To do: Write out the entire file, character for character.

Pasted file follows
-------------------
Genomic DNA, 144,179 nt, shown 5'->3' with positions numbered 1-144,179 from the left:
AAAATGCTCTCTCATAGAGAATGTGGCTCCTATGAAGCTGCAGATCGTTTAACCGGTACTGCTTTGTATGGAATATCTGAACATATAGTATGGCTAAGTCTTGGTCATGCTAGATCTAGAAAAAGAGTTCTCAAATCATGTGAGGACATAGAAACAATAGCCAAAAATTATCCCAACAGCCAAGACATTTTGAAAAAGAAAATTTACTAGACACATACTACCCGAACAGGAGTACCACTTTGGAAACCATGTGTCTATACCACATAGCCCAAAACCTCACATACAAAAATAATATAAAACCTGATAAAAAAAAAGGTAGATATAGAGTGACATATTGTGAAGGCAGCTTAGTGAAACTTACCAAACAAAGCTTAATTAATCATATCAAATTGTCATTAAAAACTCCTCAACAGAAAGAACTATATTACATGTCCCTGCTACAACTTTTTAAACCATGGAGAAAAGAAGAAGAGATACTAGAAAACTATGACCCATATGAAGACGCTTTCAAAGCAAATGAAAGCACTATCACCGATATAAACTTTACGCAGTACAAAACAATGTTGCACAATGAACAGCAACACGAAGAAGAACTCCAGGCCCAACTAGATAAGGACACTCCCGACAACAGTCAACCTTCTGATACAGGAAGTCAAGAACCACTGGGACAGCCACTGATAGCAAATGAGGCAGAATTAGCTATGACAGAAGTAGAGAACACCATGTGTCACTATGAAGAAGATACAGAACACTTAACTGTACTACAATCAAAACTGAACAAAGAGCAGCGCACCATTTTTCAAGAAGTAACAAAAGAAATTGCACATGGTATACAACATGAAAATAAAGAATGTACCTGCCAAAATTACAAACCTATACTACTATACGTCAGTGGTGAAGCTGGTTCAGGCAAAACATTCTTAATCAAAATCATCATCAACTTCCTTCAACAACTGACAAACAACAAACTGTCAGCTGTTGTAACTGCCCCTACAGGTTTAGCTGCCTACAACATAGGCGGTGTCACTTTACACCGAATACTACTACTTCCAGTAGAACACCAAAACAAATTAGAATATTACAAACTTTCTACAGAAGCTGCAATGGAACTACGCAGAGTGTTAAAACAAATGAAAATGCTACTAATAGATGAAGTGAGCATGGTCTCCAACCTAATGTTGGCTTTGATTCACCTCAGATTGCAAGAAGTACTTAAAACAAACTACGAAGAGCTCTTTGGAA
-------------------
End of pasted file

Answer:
Genomic DNA, 144,179 nt, shown 5'->3' with positions numbered 1-144,179 from the left:
AAAATGCTCTCTCATAGAGAATGTGGCTCCTATGAAGCTGCAGATCGTTTAACCGGTACTGCTTTGTATGGAATATCTGAACATATAGTATGGCTAAGTCTTGGTCATGCTAGATCTAGAAAAAGAGTTCTCAAATCATGTGAGGACATAGAAACAATAGCCAAAAATTATCCCAACAGCCAAGACATTTTGAAAAAGAAAATTTACTAGACACATACTACCCGAACAGGAGTACCACTTTGGAAACCATGTGTCTATACCACATAGCCCAAAACCTCACATACAAAAATAATATAAAACCTGATAAAAAAAAAGGTAGATATAGAGTGACATATTGTGAAGGCAGCTTAGTGAAACTTACCAAACAAAGCTTAATTAATCATATCAAATTGTCATTAAAAACTCCTCAACAGAAAGAACTATATTACATGTCCCTGCTACAACTTTTTAAACCATGGAGAAAAGAAGAAGAGATACTAGAAAACTATGACCCATATGAAGACGCTTTCAAAGCAAATGAAAGCACTATCACCGATATAAACTTTACGCAGTACAAAACAATGTTGCACAATGAACAGCAACACGAAGAAGAACTCCAGGCCCAACTAGATAAGGACACTCCCGACAACAGTCAACCTTCTGATACAGGAAGTCAAGAACCACTGGGACAGCCACTGATAGCAAATGAGGCAGAATTAGCTATGACAGAAGTAGAGAACACCATGTGTCACTATGAAGAAGATACAGAACACTTAACTGTACTACAATCAAAACTGAACAAAGAGCAGCGCACCATTTTTCAAGAAGTAACAAAAGAAATTGCACATGGTATACAACATGAAAATAAAGAATGTACCTGCCAAAATTACAAACCTATACTACTATACGTCAGTGGTGAAGCTGGTTCAGGCAAAACATTCTTAATCAAAATCATCATCAACTTCCTTCAACAACTGACAAACAACAAACTGTCAGCTGTTGTAACTGCCCCTACAGGTTTAGCTGCCTACAACATAGGCGGTGTCACTTTACACCGAATACTACTACTTCCAGTAGAACACCAAAACAAATTAGAATATTACAAACTTTCTACAGAAGCTGCAATGGAACTACGCAGAGTGTTAAAACAAATGAAAATGCTACTAATAGATGAAGTGAGCATGGTCTCCAACCTAATGTTGGCTTTGATTCACCTCAGATTGCAAGAAGTACTTAAAACAAACTACGAAGAGCTCTTTGGAA